Wood Decks and Siding

For the Love of Wood!
Wood must be protected and nourished. When the elements
have stripped it of its natural oils, then we must replace 

those oils to prevent further damage. Restoring wood costs 
pennies on the dollar when compared to the cost 
of replacement.

Click here for a thorough discussion of the factors 
governing deck finish product performance.




Cleaning a wood surface with the 
proper detergents is what produces the 
desired results. Without the proper
solutions the novice is prone to 
rely too much on pressure alone, 
which will damage the wood grain, 
never fully restore the   
wood's natural beauty and the
results will be short-lived.

Bringing back the beauty



This unique hardwood deck in 
Nantasket, MA was restored beautifully. 
It required some paint stripping, 
our normal approach PLUS some
creative use of brighteners. 

This is perfect example of the need 
for the proper solutions and 
knowledge of how to use them.
This gorgeous New Jersey cedar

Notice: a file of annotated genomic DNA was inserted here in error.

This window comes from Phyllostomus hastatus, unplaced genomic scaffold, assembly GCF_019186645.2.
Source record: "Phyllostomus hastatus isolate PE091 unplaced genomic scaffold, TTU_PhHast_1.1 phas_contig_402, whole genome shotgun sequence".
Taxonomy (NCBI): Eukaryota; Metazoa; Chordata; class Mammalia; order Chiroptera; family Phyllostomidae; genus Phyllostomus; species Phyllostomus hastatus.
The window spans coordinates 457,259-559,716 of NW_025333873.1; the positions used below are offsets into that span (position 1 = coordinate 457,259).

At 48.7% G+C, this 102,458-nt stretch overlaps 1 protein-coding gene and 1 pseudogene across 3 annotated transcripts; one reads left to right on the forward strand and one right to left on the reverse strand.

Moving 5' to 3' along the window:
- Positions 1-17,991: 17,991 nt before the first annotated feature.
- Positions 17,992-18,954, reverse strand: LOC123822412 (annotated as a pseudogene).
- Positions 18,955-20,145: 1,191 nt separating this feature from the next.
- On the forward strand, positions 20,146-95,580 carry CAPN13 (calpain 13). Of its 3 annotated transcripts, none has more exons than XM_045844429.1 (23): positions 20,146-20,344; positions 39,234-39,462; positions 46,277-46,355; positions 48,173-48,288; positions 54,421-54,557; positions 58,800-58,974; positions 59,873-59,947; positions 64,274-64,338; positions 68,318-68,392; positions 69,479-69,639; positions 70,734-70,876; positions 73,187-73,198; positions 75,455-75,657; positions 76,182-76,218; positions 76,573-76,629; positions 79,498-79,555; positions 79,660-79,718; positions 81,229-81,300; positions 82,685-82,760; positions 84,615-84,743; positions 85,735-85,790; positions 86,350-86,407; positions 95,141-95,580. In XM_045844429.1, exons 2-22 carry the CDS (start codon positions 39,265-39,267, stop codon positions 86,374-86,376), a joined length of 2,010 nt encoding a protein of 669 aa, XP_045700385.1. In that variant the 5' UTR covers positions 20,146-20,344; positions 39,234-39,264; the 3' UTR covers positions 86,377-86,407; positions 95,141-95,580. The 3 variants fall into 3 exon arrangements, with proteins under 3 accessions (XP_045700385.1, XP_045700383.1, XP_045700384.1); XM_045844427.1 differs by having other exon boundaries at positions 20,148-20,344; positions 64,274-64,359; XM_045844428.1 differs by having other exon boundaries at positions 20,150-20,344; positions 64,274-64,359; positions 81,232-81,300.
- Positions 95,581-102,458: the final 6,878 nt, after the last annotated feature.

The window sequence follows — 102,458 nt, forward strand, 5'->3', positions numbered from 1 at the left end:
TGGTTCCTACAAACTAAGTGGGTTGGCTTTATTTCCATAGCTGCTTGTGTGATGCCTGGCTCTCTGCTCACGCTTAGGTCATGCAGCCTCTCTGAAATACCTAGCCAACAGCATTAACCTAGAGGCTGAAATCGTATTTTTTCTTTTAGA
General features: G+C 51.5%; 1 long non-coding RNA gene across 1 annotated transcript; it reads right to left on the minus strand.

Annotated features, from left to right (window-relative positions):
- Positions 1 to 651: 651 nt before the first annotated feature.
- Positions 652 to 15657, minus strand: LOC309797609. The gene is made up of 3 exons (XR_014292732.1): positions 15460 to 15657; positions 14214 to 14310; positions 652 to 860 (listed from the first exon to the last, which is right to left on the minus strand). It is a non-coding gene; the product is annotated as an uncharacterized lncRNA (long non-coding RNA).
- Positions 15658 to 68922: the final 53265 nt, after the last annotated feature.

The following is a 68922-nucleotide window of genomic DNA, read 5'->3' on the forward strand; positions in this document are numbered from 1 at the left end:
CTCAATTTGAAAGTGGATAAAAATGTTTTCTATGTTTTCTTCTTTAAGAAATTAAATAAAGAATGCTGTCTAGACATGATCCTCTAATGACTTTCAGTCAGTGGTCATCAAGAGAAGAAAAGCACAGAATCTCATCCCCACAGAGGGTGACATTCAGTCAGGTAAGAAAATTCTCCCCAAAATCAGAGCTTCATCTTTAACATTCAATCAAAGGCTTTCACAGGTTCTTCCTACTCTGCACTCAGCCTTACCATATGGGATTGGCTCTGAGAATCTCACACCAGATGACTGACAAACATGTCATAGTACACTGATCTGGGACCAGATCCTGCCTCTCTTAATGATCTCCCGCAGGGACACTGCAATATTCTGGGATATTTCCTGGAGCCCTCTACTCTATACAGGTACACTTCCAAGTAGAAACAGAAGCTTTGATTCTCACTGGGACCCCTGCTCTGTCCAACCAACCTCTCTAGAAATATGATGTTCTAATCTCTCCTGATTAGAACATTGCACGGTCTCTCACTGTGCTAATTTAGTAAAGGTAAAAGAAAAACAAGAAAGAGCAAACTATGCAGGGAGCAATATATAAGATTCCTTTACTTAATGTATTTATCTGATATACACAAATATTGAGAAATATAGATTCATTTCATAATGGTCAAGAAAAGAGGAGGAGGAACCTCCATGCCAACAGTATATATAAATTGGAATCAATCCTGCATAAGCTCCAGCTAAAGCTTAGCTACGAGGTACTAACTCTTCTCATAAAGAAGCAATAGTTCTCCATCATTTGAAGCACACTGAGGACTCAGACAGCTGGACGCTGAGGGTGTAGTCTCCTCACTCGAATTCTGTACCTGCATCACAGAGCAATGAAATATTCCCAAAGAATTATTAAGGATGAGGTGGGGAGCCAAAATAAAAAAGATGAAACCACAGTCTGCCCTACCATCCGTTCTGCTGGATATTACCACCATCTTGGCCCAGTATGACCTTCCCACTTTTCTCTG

shake roof was hiding under 30 years 
of moss and lichen growth. There 
were even tree frogs living up here! 
The cedar was, for the most part, 
in surprisingly good shape under the 
decades o lichen and moss. 

A preservative was then applied, once 
the surface was dry, to seal out 
further encroachment. It's never 
too late to stop the decay and 
protect your investment.

Good use of Solution

This Needham customer called 
us after reading the label on the 
can of paint. It read "apply to
clean, dry surface". Dead wood 
fiber (aka weathering) must be 
treated like grime and removed 
before painting. If you were 
waxing your car, wouldn't you 
want to wash it first?
The first impression many get 
from this photo is that the bright 
area is fresh stain or paint.
Once again, simple removal 
of mildew, dirt and dead wood 
fiber is all that is needed to reveal 
the beautiful cedar siding. 
Two wet-on-wet coats of CWF 
were sprayed and brushed 
on a week later to finish 
this restoration in Millis, MA.
You have to love natural wood! It's 
almost a shame people paint it.